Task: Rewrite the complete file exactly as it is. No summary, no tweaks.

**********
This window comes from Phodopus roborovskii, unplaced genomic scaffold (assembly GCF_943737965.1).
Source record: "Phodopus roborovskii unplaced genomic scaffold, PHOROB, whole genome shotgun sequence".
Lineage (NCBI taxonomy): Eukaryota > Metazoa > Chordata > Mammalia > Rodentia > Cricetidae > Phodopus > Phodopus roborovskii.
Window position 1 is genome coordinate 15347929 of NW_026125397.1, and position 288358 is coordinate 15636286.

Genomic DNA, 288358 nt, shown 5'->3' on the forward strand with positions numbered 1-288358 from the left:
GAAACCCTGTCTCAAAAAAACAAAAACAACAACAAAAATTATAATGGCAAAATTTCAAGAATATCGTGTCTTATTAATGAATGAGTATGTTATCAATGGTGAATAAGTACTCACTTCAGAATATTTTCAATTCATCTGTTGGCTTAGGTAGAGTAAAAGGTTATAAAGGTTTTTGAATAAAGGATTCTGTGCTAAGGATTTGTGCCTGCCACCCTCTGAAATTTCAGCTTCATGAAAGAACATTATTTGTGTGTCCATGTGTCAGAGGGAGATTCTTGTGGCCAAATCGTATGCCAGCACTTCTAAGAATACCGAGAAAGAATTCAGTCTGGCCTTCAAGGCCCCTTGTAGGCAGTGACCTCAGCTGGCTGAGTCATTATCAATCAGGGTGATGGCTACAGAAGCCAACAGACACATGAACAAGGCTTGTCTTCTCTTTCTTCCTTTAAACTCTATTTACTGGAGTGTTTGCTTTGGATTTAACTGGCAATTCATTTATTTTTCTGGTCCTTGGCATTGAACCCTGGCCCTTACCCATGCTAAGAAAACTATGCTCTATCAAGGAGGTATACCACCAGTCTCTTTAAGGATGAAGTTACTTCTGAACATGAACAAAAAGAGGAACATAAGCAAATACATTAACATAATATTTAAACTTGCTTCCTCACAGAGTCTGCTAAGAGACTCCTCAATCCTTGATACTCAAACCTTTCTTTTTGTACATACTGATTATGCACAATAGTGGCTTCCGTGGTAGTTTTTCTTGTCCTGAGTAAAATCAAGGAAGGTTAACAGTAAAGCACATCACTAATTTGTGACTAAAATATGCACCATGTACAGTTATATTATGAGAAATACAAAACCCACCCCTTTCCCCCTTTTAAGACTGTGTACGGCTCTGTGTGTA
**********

This window comes from Phodopus roborovskii, unplaced genomic scaffold (assembly GCF_943737965.1).
Source record: "Phodopus roborovskii unplaced genomic scaffold, PHOROB, whole genome shotgun sequence".
Lineage (NCBI taxonomy): Eukaryota > Metazoa > Chordata > Mammalia > Rodentia > Cricetidae > Phodopus > Phodopus roborovskii.
Window position 1 is genome coordinate 15347929 of NW_026125397.1, and position 288358 is coordinate 15636286.

Genomic DNA, 288358 nt, shown 5'->3' on the forward strand with positions numbered 1-288358 from the left:
GAAACCCTGTCTCAAAAAAACAAAAACAACAACAAAAATTATAATGGCAAAATTTCAAGAATATCGTGTCTTATTAATGAATGAGTATGTTATCAATGGTGAATAAGTACTCACTTCAGAATATTTTCAATTCATCTGTTGGCTTAGGTAGAGTAAAAGGTTATAAAGGTTTTTGAATAAAGGATTCTGTGCTAAGGATTTGTGCCTGCCACCCTCTGAAATTTCAGCTTCATGAAAGAACATTATTTGTGTGTCCATGTGTCAGAGGGAGATTCTTGTGGCCAAATCGTATGCCAGCACTTCTAAGAATACCGAGAAAGAATTCAGTCTGGCCTTCAAGGCCCCTTGTAGGCAGTGACCTCAGCTGGCTGAGTCATTATCAATCAGGGTGATGGCTACAGAAGCCAACAGACACATGAACAAGGCTTGTCTTCTCTTTCTTCCTTTAAACTCTATTTACTGGAGTGTTTGCTTTGGATTTAACTGGCAATTCATTTATTTTTCTGGTCCTTGGCATTGAACCCTGGCCCTTACCCATGCTAAGAAAACTATGCTCTATCAAGGAGGTATACCACCAGTCTCTTTAAGGATGAAGTTACTTCTGAACATGAACAAAAAGAGGAACATAAGCAAATACATTAACATAATATTTAAACTTGCTTCCTCACAGAGTCTGCTAAGAGACTCCTCAATCCTTGATACTCAAACCTTTCTTTTTGTACATACTGATTATGCACAATAGTGGCTTCCGTGGTAGTTTTTCTTGTCCTGAGTAAAATCAAGGAAGGTTAACAGTAAAGCACATCACTAATTTGTGACTAAAATATGCACCATGTACAGTTATATTATGAGAAATACAAAACCCACCCCTTTCCCCCTTTTAAGACTGTGTACGGCTCTGTGTGTA